- Urban areas in Sweden
Urban area is a common English translation of the Swedish term "tätort". The official term in English, used by
Statistics Sweden, is, however, locality. There are 1,940 localities in Sweden (2005). They could be compared with " census-designated places" in the United States.
A "tätort" in
Swedenhas a minimum of 200 inhabitants, and may be a city, town or larger village. Urban areas referred to as cities/towns ("stad") for statistical purposes have a minimum of 10,000 inhabitants.Statistics Sweden. [http://www.scb.se/statistik/MI/MI0810/2000I02/MI38SM9601.pdf Be 16 SM 9601] , Tätorter 1995, p. 2: "Towns (localities with more than 10,000 inhabitants)".] However, since 1971, the term "stad" is no longer in use as a judicial concept in Sweden.
Up until the beginning of the 20th century only the cities were regarded as urban areas. The built-up area and the municipal entity were normally almost congruent. Urbanization and industrialization created, however, many new settlements without formal city status. New
suburbs grew up just outside city limits, being " de facto" urban but " de jure" rural. This was of course a statistical problem. The censusof 1910 introduced the concept of "densely populated localities in the countryside". The term "tätort" (literally "dense place") was introduced in 1930. The municipal amalgamations placed more and more rural areas within city municipalities, which was the other side of the same problem. The administrative boundaries were in fact not suitable for defining rural and urban populations. From 1950 rural and urban areas had to be separated even within city limits, as e.g. the huge wilderness around Kirunahad been declared a "city" in 1948. From 1965 only "non-administrative localities" are counted, independently of municipal and county borders. In 1971 "city" was abolished as a type of municipality.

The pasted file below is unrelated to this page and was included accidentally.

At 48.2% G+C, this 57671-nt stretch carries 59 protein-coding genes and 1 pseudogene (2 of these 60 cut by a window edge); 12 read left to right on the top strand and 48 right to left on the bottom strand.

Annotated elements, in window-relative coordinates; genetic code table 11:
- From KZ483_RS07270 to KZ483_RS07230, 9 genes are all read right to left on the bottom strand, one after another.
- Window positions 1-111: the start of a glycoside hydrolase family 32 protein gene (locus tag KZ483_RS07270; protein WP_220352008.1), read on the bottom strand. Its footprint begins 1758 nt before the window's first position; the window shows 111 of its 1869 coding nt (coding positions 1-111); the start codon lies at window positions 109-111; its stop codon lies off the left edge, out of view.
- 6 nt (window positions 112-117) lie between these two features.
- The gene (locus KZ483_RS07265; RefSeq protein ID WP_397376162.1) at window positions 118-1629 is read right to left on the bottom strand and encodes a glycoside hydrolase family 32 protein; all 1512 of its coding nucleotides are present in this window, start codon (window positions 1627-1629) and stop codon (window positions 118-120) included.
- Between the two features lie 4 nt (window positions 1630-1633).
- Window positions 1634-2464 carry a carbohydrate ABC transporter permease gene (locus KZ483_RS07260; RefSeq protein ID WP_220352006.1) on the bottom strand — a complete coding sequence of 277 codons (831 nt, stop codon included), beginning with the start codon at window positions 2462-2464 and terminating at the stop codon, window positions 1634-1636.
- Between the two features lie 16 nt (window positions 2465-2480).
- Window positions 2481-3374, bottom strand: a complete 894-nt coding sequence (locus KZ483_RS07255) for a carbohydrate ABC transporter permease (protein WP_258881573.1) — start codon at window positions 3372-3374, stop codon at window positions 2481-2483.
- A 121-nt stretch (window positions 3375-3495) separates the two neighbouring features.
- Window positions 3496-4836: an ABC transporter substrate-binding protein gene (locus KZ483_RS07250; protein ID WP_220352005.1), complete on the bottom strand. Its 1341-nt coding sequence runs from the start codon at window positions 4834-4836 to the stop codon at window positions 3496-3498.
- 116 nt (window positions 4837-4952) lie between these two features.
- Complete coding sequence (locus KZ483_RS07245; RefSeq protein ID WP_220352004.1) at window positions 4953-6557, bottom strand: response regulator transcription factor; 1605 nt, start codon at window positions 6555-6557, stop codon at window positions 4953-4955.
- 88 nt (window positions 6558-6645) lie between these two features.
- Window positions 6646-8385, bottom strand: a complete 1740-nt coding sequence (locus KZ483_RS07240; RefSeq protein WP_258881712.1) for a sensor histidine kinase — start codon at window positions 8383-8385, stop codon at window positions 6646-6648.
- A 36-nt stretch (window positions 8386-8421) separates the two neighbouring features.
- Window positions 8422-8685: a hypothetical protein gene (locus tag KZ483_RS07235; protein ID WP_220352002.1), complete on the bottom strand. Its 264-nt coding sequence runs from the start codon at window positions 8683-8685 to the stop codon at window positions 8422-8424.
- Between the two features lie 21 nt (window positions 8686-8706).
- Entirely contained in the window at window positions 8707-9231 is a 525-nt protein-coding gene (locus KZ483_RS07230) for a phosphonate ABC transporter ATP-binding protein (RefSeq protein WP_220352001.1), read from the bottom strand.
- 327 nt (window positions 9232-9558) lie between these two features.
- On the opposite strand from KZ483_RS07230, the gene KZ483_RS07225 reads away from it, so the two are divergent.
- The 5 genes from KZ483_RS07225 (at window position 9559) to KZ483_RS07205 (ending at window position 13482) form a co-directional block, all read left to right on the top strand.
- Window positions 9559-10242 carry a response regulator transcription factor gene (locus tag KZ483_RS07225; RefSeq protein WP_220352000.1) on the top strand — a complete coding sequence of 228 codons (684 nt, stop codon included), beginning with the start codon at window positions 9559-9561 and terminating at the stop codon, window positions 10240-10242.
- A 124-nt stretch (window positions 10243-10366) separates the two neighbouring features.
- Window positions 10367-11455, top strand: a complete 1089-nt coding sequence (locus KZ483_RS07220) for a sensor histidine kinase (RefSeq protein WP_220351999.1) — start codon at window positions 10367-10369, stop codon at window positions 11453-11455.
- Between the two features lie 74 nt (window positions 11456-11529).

Urban areas in the meaning of "tätort" are defined independently on the division into counties and municipalities, and are defined solely after density of population. In practice, most references in Sweden are to municipalities, not specifically to towns or cities, which complicates international comparisons. Most municipalities contain many localities (up to 26 in
Kristianstad Municipality). Some localities are multimunicipal [http://w41.scb.se/templates/Publikation____186288.asp] ; Stockholm urban areais spread over 11 municipalities.
When comparing the population of different cities, the urban area ("tätort") population is to prefer ahead of the population of the municipality. The population of e.g.
Stockholmshould be accounted as ~1.2 million rather than the ~750,000 of the municipality, and Lundrather ~75,000 than ~100,000.
Terms used for statistical purposes
* "Tätort" (=
urban areaor locality) is the central concept used in statistics. The definition is agreed upon in the Nordic countries: A "tätort" is any village, town or city with a population of at least 200 for which the contiguous built-up area meet the criterion that houses are not more than 200 meters apart when discounting rivers, parks, roads, etc. [Statistics Sweden. [http://w41.scb.se/statistik/MI/MI0810/2000I02/MI38SM9602.pdf Be 16 SM 9602] , Småorter 1995, Befolkningskoncentrationer i glesbygd, English summary, p. 3: "Locality (having at least 200 inhabitants) = urban area". Retrieved 2 December 2007.] Every fifth year (2000, 2005 etc) the localities are revised and new population figures released.
* "Småort" (= minor locality) is a
rurallocality with 50–199 inhabitants in a contiguous built-up area with no more than 150 meters between houses. [Statistics Sweden. [http://w41.scb.se/statistik/MI/MI0810/2000I02/MI38SM9602.pdf Agglomerations in rural areas 1995] , Småorter 1995 Befolkningskoncentrationer i glesbygd. Retrieved 2 December 2007.] The concept is rarely used outside the field of statistics, where it is used for settlements just below the limit defined for "tätort".
* "Centralort" (= central locality) is mostly used in the meaning
municipal seator municipal centerof service, commerce and administration for an area.